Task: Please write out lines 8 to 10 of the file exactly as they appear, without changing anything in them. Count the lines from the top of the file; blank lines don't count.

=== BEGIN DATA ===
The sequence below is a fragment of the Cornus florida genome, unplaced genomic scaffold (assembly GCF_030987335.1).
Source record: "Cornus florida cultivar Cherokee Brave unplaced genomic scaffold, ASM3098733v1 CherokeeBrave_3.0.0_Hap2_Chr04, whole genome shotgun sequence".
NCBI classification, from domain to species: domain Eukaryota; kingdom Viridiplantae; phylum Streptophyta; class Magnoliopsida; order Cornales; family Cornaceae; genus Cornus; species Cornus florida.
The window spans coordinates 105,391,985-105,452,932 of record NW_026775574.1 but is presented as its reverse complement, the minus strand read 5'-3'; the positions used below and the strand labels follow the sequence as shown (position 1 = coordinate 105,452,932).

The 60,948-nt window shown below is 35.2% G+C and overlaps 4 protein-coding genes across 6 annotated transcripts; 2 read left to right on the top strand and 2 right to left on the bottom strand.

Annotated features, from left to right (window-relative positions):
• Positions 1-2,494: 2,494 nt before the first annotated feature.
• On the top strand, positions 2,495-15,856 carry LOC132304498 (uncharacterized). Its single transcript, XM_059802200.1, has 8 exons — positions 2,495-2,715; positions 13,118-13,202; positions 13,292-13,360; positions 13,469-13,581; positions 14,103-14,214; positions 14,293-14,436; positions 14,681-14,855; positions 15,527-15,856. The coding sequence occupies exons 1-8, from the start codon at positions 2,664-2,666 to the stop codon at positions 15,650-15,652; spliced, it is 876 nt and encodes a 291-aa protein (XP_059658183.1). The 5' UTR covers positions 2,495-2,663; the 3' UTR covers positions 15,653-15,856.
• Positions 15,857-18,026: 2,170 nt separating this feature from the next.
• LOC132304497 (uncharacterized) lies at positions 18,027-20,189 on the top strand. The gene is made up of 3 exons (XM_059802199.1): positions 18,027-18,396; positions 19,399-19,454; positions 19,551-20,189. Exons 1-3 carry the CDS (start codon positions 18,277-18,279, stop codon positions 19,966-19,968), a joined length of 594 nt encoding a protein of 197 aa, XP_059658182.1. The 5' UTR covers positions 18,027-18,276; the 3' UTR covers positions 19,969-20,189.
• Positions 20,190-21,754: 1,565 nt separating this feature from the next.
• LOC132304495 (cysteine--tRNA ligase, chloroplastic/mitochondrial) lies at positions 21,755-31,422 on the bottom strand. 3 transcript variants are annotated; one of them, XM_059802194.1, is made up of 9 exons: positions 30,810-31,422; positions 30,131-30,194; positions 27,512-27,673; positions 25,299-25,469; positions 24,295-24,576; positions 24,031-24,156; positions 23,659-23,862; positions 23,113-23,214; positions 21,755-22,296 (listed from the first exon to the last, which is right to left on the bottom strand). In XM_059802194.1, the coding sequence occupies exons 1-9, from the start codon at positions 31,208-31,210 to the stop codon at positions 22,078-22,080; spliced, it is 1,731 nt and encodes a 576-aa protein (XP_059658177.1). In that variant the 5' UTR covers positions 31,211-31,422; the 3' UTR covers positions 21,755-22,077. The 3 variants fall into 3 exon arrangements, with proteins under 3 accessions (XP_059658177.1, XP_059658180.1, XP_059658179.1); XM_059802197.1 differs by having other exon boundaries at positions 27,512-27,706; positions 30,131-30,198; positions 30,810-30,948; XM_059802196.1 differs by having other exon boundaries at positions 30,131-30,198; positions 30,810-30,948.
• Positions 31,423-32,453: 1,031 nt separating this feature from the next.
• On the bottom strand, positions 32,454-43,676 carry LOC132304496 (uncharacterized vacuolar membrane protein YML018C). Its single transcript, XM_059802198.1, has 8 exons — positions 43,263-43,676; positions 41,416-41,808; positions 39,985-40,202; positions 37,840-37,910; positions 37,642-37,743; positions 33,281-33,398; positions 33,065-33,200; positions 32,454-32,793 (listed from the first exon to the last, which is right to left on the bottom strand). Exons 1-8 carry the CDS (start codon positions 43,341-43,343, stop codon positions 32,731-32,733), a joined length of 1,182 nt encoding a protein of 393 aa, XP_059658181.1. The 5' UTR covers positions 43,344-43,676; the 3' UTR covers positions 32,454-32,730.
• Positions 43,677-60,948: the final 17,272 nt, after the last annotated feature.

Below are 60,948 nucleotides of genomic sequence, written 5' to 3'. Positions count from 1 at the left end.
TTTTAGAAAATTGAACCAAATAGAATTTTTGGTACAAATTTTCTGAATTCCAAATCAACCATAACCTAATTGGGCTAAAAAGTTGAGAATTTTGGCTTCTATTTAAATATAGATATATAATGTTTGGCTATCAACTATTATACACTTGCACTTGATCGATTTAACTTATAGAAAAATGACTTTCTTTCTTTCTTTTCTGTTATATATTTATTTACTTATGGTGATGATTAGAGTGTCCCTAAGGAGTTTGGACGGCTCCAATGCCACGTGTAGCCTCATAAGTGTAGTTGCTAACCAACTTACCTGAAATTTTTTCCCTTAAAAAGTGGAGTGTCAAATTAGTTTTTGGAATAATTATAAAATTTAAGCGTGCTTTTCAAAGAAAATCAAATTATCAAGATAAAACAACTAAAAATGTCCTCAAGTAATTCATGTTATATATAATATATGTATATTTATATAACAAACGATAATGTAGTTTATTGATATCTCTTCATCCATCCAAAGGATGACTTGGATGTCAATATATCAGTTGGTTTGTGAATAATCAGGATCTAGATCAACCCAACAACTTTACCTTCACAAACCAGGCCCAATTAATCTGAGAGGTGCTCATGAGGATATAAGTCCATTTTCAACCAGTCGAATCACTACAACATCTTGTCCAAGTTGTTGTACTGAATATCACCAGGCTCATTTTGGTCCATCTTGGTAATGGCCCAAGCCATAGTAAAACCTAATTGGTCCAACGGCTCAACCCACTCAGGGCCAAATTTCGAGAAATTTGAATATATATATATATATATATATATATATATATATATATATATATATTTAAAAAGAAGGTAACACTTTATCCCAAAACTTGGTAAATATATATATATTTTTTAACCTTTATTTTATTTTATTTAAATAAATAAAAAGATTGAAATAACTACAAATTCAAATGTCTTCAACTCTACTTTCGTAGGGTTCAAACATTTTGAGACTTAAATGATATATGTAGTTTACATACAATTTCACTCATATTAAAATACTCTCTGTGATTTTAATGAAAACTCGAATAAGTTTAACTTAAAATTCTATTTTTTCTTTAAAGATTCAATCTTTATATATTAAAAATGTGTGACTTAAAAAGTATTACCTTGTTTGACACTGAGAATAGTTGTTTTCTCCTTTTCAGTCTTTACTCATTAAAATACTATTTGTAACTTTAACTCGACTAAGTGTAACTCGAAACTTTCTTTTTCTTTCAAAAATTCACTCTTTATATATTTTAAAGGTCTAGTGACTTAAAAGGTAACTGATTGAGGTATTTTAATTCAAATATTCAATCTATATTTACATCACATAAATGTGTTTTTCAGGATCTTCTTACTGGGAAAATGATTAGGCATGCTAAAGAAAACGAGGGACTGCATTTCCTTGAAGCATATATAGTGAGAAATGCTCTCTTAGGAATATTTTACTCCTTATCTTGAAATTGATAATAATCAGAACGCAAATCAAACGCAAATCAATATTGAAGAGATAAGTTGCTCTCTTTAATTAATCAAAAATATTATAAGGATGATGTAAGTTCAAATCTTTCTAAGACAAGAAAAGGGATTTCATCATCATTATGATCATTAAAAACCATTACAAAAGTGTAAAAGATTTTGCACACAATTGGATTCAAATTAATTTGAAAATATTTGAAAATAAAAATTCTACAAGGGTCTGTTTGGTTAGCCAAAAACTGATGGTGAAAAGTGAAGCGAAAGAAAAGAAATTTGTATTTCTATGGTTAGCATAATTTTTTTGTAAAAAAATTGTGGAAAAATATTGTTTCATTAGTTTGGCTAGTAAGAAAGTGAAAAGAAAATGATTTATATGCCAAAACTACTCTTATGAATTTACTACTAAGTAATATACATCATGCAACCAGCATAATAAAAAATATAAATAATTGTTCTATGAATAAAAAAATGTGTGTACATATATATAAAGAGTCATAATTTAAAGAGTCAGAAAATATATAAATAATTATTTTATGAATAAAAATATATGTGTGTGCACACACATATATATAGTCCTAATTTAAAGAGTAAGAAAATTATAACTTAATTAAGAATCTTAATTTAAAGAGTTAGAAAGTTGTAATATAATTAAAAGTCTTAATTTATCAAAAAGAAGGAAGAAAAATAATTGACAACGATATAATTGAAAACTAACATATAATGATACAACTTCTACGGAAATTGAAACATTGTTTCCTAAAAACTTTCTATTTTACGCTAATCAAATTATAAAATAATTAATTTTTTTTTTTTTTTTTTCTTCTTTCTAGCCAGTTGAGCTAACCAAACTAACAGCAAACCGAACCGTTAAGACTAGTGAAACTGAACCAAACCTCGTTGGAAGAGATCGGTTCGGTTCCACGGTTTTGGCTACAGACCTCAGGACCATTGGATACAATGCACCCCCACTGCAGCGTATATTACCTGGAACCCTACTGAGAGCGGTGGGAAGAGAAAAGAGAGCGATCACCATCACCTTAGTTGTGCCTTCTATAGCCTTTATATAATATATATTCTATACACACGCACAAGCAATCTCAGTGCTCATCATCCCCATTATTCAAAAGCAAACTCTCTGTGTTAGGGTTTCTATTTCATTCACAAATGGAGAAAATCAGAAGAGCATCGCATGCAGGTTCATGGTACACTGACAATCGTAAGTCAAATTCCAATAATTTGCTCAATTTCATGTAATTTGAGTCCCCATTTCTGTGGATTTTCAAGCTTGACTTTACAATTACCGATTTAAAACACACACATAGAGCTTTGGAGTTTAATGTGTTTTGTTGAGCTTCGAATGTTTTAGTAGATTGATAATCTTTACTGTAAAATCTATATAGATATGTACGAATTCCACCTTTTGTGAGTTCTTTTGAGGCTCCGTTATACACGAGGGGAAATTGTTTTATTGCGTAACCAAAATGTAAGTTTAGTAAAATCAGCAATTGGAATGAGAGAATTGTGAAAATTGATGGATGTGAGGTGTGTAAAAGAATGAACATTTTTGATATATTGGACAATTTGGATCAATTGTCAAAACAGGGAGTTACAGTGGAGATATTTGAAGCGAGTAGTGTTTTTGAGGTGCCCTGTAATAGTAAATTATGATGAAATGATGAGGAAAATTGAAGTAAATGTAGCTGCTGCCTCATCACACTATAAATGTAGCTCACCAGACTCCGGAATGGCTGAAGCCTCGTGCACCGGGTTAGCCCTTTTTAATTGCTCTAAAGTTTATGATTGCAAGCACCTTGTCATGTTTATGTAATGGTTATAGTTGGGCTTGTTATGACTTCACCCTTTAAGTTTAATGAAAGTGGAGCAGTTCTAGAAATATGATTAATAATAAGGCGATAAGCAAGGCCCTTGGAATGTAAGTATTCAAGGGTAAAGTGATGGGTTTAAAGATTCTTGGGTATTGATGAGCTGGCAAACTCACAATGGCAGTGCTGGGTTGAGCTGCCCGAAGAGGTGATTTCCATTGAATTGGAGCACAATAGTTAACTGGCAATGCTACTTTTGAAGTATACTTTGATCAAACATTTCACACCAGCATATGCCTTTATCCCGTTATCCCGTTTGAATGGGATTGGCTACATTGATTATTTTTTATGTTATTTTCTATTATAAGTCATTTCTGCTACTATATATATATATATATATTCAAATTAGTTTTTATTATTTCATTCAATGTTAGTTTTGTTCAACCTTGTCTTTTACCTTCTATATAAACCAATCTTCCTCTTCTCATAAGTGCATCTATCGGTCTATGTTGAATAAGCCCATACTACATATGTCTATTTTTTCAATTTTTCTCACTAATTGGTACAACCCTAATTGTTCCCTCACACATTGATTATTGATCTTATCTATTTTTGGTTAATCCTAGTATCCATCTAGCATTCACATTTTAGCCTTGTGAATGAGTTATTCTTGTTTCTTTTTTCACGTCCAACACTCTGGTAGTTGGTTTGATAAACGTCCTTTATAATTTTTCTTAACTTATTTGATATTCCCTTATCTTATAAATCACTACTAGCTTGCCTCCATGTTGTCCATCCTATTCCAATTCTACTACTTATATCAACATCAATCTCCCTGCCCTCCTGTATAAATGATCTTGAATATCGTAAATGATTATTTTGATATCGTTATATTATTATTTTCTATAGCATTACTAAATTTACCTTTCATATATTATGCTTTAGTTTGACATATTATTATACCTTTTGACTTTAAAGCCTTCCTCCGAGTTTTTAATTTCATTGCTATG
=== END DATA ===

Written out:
• On the top strand, positions 2,495-15,856 carry LOC132304498 (uncharacterized). Its single transcript, XM_059802200.1, has 8 exons — positions 2,495-2,715; positions 13,118-13,202; positions 13,292-13,360; positions 13,469-13,581; positions 14,103-14,214; positions 14,293-14,436; positions 14,681-14,855; positions 15,527-15,856. The coding sequence occupies exons 1-8, from the start codon at positions 2,664-2,666 to the stop codon at positions 15,650-15,652; spliced, it is 876 nt and encodes a 291-aa protein (XP_059658183.1). The 5' UTR covers positions 2,495-2,663; the 3' UTR covers positions 15,653-15,856.
• Positions 15,857-18,026: 2,170 nt separating this feature from the next.
• LOC132304497 (uncharacterized) lies at positions 18,027-20,189 on the top strand. The gene is made up of 3 exons (XM_059802199.1): positions 18,027-18,396; positions 19,399-19,454; positions 19,551-20,189. Exons 1-3 carry the CDS (start codon positions 18,277-18,279, stop codon positions 19,966-19,968), a joined length of 594 nt encoding a protein of 197 aa, XP_059658182.1. The 5' UTR covers positions 18,027-18,276; the 3' UTR covers positions 19,969-20,189.